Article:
Star gazers (and perhaps legions of movie fans) will have their eyes on the sky today to catch a glimpse of The Transit of Venus, a rare celestial event that occurs when the planet passes directly between Earth and the sun. Such transits help us to identify the capacity for life on other worlds as they move across the face of their home star. It was a transit like this that helped the scientists at Weyland Industries identify life on a distant world, which would ultimately lead to a world-changing, exploratory space mission aboard the ship The Prometheus.
So is the Transit of Venus timing and the release of the Ridley Scott film a coincidence? The heavens reveal all beginning this afternoon. You won't want to miss it - the last one was in 1874, later inspiring Gustav Holst to write "The Planets." And if you'd like some company, catch it via livestream hosted by Astronomers Without Borders and Discovery News at NASA.gov.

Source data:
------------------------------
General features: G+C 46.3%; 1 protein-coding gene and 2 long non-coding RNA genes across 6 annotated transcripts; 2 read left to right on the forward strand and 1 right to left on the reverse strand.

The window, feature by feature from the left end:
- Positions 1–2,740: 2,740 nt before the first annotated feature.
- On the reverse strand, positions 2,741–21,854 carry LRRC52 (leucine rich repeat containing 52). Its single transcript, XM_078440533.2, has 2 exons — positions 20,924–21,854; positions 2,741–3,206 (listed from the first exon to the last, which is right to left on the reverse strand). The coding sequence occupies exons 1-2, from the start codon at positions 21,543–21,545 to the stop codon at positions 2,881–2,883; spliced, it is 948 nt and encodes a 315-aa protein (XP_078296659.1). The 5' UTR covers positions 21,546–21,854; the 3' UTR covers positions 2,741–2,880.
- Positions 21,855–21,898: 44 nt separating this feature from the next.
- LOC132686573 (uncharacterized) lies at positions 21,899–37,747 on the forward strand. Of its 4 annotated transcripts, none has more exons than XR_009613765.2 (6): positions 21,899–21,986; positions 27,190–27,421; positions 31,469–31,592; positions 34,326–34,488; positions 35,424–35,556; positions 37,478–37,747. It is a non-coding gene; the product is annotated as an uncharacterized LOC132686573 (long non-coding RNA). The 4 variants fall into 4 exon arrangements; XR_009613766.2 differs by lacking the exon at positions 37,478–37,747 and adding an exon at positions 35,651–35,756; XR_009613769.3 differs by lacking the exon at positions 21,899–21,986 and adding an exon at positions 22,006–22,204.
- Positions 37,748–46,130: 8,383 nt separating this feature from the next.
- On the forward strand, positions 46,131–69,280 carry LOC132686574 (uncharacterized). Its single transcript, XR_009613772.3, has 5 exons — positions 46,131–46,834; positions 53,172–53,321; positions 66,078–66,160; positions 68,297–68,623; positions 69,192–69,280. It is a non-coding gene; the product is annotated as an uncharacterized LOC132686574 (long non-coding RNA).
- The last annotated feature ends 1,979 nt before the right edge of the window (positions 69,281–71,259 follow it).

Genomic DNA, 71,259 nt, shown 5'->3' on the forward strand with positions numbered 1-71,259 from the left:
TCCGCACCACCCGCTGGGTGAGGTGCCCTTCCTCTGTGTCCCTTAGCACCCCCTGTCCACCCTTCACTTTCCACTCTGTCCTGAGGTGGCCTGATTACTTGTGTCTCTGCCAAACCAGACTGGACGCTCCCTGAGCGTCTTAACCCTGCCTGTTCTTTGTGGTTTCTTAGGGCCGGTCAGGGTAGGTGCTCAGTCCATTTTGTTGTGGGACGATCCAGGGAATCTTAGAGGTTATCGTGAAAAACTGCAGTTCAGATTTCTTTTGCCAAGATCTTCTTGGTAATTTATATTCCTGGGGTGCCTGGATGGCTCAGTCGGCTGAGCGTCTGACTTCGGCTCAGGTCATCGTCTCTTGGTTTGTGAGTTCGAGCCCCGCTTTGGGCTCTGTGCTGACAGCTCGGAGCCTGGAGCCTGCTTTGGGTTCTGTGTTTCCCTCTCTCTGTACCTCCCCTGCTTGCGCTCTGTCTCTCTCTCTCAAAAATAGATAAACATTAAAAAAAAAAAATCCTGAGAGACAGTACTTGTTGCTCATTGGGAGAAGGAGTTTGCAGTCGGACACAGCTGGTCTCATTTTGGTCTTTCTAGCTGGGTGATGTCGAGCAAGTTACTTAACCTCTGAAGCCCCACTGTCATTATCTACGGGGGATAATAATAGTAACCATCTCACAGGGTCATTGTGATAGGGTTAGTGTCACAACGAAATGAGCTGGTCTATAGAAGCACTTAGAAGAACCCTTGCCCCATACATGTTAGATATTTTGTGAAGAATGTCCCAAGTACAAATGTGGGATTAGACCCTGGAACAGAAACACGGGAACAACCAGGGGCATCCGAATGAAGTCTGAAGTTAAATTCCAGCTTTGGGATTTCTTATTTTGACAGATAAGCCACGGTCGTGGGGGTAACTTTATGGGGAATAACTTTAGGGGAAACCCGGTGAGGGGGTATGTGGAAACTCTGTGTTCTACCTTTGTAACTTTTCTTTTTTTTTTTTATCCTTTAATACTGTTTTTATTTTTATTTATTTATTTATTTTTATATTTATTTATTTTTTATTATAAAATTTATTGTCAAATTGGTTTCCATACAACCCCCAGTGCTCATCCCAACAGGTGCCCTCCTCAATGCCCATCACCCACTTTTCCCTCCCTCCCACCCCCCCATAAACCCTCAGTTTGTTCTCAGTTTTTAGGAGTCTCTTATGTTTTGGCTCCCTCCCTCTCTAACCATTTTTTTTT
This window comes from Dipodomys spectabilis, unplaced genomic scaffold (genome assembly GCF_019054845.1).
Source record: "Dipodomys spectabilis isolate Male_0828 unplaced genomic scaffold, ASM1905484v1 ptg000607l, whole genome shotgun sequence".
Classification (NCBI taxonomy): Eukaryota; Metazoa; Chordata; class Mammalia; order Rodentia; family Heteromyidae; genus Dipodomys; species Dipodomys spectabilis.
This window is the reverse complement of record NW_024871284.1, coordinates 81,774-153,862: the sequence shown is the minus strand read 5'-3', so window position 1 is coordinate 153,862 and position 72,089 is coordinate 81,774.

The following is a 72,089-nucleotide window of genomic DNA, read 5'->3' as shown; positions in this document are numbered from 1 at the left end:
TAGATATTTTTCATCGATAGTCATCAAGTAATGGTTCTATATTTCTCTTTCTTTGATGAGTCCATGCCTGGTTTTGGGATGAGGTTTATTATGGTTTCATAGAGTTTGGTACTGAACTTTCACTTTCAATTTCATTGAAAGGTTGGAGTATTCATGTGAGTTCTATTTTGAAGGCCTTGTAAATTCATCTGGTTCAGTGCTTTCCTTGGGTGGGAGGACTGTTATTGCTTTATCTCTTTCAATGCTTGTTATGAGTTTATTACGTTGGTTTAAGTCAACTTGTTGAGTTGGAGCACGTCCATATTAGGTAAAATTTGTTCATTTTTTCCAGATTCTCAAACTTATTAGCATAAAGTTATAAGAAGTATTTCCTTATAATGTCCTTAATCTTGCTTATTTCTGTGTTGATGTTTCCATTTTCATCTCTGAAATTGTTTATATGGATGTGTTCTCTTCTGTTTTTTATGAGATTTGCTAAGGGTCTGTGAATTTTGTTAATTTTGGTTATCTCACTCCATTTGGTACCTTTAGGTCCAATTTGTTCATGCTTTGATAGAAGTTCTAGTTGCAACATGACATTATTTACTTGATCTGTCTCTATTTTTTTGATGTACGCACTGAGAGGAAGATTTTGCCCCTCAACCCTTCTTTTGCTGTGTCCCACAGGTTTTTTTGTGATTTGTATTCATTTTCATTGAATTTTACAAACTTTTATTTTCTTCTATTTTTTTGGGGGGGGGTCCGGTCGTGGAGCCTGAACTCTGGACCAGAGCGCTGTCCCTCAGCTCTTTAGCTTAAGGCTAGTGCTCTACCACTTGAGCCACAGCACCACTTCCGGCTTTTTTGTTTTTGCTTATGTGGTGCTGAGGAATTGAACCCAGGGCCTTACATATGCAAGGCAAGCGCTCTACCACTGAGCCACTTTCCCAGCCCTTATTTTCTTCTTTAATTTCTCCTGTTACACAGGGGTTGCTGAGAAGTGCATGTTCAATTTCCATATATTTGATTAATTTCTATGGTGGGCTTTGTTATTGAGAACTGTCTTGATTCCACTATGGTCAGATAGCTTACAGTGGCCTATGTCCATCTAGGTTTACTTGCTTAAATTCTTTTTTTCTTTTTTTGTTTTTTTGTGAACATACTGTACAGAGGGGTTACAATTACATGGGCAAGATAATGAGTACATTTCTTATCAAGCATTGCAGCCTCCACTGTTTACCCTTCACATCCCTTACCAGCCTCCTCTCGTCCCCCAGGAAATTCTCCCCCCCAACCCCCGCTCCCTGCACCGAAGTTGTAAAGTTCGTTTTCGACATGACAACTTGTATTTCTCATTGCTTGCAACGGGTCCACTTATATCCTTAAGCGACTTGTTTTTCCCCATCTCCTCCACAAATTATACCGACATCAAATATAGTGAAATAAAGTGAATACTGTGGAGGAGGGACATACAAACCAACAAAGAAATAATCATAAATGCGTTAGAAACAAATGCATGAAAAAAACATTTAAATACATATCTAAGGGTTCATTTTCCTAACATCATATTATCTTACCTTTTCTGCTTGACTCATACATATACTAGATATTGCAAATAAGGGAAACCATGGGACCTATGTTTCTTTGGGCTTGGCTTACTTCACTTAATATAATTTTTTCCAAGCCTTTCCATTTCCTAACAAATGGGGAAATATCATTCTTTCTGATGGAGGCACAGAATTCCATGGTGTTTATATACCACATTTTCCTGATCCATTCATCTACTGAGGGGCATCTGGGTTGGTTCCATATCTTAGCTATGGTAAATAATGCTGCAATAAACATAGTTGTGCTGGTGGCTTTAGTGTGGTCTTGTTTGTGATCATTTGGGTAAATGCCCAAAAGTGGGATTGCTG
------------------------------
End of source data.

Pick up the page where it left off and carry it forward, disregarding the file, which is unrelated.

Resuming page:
"Planetary transits may seem like no more than an entertaining celestial event, but they could uncover the kind of world depicted in Ridley Scott's new film, Prometheus, said Seth Shostak, of SETI Institute. "When planets hundreds of light-years away pass in front of their home star, they slightly dim the light from that star. NASA's Kepler space telescope has found more than two thousand such transits, and discovers new ones every day. Within a year or two, it's expected that this instrument will find a planet that's a cousin of the Earth -- one laquered in liquid oceans, and wrapped in a thick atmosphere. Such a world could well be home to extraterrestrial biology -- and possibly even intelligent beings. The premise of Prometheus is well grounded in modern research."